October 31, 2011 at 5:28 pm |
  14. John

    For those who don't understand the Christian view (including some/most Christians):

    The Devil (Satan) was the top angel in heven that served God. He got uppity and convinced a third of the agels in heven that they should serve him instead of God. Up to this point God had never been challenged so Satan had never seen his true power. So God whips up on Satan and has the other loyal angels throw the rif-raf out of heven.

    God then sets up earth with the first two humans. Satan still wants to be worshiped so he goes there disguised as a snake and convinces the woman that God does not have her best interest in mind and to do the one thing she is not supposed to do, eat of a certain tree.

    Satan and the other angels now spend a good amount of their time trying to get humans to worship them instead of God. This is where all the other false gods come from, the Greek/Roman gods, the Egyptian gods, the pagan spirits, as well as many others.

    This is why we say that pagans are Devil worshipers. They worship fallen angels that have dressed themselves up as spirits/deities to trick humans into false worship.

    Read "Paradise Lost" for a good fictional story of it.

    October 31, 2011 at 3:11 pm |
    • Igor

      What about Jews who don't share your view of Satan, or Yazidi who literally worship your Satan? Are they all devil worshipers? What if Satan rebelled against God's divine plan because he thought it was unfair for an omnipotent being to torture humans by sending plagues, etc. That would make Satan the good guy, almost a patriot by American standards.

      October 31, 2011 at 3:16 pm |
    • Igor

      As for the whole Tree of Knowledge story, Satan was trying to open Adam's eyes to God's true cruel nature the second Adam made a minor transgression. Imagine if our justice system worked the same way and we punished grandchildren of a petty larcenist?

      October 31, 2011 at 3:18 pm |
    • Patti

      You don't know enough about paganism to understand that there isn't the concept of "worship" in paganism, it's more like a sense of honor. Not to mention that you're judging one belief system by the paradigms of another- how very convenient. Stick with what you know and leave paganism to those who quietly practice it. We pray for you as our brothers, knowing that not everyone has to believe the same thing. Can you say the same?

      October 31, 2011 at 3:20 pm |
    • kathy

      Fiction is correct.

      October 31, 2011 at 3:24 pm |
    • BloomingHere

      You got a good, big cup of the Kool Aid, huh? Just because those are your beliefs, it doesn't make them facts. It's a big, wide world out there with lots of beliefs, and yours are no more true than anyone else's. Stop preaching.

      October 31, 2011 at 3:27 pm |
    • LadyLina

      John, please do a bit of research here. Most Pagans don't believe in Satan, and many that I know don't believe in an evil being of any form. We are not Satan-worshippers. By stating that we are, you are committing a sin, primarily, 'Thou shalt not lie'.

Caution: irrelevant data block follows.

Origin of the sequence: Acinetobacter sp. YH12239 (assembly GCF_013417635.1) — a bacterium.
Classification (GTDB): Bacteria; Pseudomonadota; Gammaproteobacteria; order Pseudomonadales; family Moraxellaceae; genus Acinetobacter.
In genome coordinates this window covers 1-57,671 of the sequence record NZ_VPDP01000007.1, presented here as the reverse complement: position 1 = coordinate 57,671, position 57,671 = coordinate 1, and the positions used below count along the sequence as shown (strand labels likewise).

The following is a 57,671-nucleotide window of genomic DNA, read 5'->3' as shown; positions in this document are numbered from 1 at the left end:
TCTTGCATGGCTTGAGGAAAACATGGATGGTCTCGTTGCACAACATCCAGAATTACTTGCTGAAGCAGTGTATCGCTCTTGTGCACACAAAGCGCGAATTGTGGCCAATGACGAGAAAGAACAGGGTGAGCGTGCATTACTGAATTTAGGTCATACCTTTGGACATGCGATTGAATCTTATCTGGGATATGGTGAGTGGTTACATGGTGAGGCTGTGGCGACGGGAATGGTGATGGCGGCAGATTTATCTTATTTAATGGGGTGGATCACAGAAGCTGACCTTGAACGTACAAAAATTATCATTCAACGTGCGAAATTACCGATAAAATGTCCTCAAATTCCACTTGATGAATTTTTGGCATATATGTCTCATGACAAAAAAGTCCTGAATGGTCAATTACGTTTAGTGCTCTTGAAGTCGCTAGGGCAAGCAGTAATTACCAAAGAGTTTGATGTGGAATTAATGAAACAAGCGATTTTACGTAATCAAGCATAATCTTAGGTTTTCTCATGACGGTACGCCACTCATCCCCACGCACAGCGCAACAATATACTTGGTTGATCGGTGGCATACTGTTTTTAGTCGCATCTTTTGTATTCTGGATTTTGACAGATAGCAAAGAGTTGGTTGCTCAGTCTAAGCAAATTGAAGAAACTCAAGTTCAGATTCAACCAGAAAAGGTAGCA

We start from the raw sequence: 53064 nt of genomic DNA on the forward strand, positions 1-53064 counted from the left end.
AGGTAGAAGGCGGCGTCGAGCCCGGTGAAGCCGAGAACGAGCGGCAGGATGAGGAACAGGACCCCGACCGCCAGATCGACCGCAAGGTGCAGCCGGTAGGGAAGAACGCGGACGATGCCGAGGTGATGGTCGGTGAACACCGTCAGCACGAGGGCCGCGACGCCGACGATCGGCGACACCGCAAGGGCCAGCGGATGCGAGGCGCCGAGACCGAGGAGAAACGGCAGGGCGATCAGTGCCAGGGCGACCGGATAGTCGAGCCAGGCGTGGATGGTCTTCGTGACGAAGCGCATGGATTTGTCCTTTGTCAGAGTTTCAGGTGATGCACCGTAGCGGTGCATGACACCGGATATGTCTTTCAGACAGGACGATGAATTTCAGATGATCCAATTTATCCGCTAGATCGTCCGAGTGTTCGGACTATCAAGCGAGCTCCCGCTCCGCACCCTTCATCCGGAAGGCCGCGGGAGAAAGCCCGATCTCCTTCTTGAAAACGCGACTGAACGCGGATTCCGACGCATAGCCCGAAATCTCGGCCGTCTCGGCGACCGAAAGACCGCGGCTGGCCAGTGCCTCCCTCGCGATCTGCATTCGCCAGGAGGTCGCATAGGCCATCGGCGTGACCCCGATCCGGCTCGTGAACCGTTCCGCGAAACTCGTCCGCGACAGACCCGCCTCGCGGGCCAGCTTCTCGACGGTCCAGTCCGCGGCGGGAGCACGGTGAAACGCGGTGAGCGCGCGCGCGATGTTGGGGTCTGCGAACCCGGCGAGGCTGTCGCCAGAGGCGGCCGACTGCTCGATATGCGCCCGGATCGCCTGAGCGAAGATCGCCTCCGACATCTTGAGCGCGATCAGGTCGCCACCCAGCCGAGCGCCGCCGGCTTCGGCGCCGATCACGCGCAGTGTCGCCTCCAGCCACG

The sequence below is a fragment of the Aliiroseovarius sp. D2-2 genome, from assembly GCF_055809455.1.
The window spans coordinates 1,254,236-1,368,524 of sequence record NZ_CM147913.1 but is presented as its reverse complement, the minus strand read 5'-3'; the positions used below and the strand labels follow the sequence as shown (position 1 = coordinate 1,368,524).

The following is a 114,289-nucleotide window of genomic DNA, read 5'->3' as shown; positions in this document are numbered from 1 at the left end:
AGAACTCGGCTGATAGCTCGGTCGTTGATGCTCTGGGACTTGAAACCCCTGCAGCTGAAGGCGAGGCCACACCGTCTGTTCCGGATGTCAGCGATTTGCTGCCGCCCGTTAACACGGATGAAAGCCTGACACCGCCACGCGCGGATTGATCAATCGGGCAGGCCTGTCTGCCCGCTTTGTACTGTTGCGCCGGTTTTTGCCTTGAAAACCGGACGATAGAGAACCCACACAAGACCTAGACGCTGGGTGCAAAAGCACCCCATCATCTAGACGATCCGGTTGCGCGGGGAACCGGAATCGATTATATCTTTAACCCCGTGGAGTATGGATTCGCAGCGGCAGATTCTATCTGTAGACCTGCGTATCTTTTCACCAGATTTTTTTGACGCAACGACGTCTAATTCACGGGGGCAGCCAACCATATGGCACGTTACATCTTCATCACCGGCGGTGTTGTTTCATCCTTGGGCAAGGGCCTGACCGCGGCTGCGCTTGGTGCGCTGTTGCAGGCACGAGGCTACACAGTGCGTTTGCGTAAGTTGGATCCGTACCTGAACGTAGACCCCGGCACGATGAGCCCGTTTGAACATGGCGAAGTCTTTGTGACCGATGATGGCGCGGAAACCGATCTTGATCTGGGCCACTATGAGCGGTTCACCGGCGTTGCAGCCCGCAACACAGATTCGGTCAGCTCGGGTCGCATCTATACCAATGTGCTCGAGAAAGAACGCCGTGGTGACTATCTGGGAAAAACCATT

October 31, 2011 at 3:30 pm |
    • Epidi

      I know the story of the 'Watchers' and the Fallen, etc. I read alot. I'm curious and don't accept everything I read in the literal sense yet try to gain understanding and wisdom from the real point it is trying to make. Perhaps you should read a little more than your Bible. I do not worship angels – fallen or otherwise. I do not worship any spirit. Yet I am Pagan. I believe in spirit, that everything has one – even stones & plants. Many have not reconciled or refuse to acknowedge the fact that dualism exists in the universe and in themselves. Good & evil, light & dark, etc, etc, etc. Even many religions cannot accept the feminine aspect of deity. I find this ludicris myself. A male giving birth & creating life all on its own? Even Jesus had a mother. And to make Patriarchal religions and the dogma easier to swallow, women have been blamed for all the woes of mankind as well as being those devil worshipping witches that we must exterminate because the wise ones know too much (women were the first farmers & doctors being the gatherers in the hunter/gathering times). They bring forth life and are to be feared – we can't let them know thier own power in the universe. Which does nothing but pit females against males and the gender wars go on. *sigh!* Look for the answers in nature, in science, inside yourself and you will see what magic & the devine are.

      October 31, 2011 at 3:37 pm |
    • Jane Guelle

      I don't believe in the devil or satan, or one god.I believe in harming none. I also believe that the bible is just a history book and Jesus was just a man. I have a right to what I believe just as all christians do. What i find very wrong is having some one try to cram what they believe down my throat.

      October 31, 2011 at 3:39 pm |
    • HapHazzard

      I've read "The" Bible. I'm pretty sure I didn't see anything in there about Satan or the Devil. What were you reading?

      October 31, 2011 at 3:44 pm |
    • Mel

      Totally loving LadyLina!

      October 31, 2011 at 3:47 pm |
    • Castiel

      You know nothing of angels.

      October 31, 2011 at 4:04 pm |
    • BostonG

      That's a nice story. It goes well with Greek mythology tales and Grimm's fairy tales. Makes for a good bedtime story for kids.

      October 31, 2011 at 4:13 pm |
    • Kindred Spirit

      @ HapHazard...you most certainly DID NOT read "The" Bible, unless in your library that'd be "The" Handyman's Bible To The Perfect BBQ...re: your comment of satan or the devil not being mentioned in "The" Bible please feel free to peruse the following info (warning: this is not being CRAMMED DOWN YOUR THROAT!; it is of your free will if you so choose to read):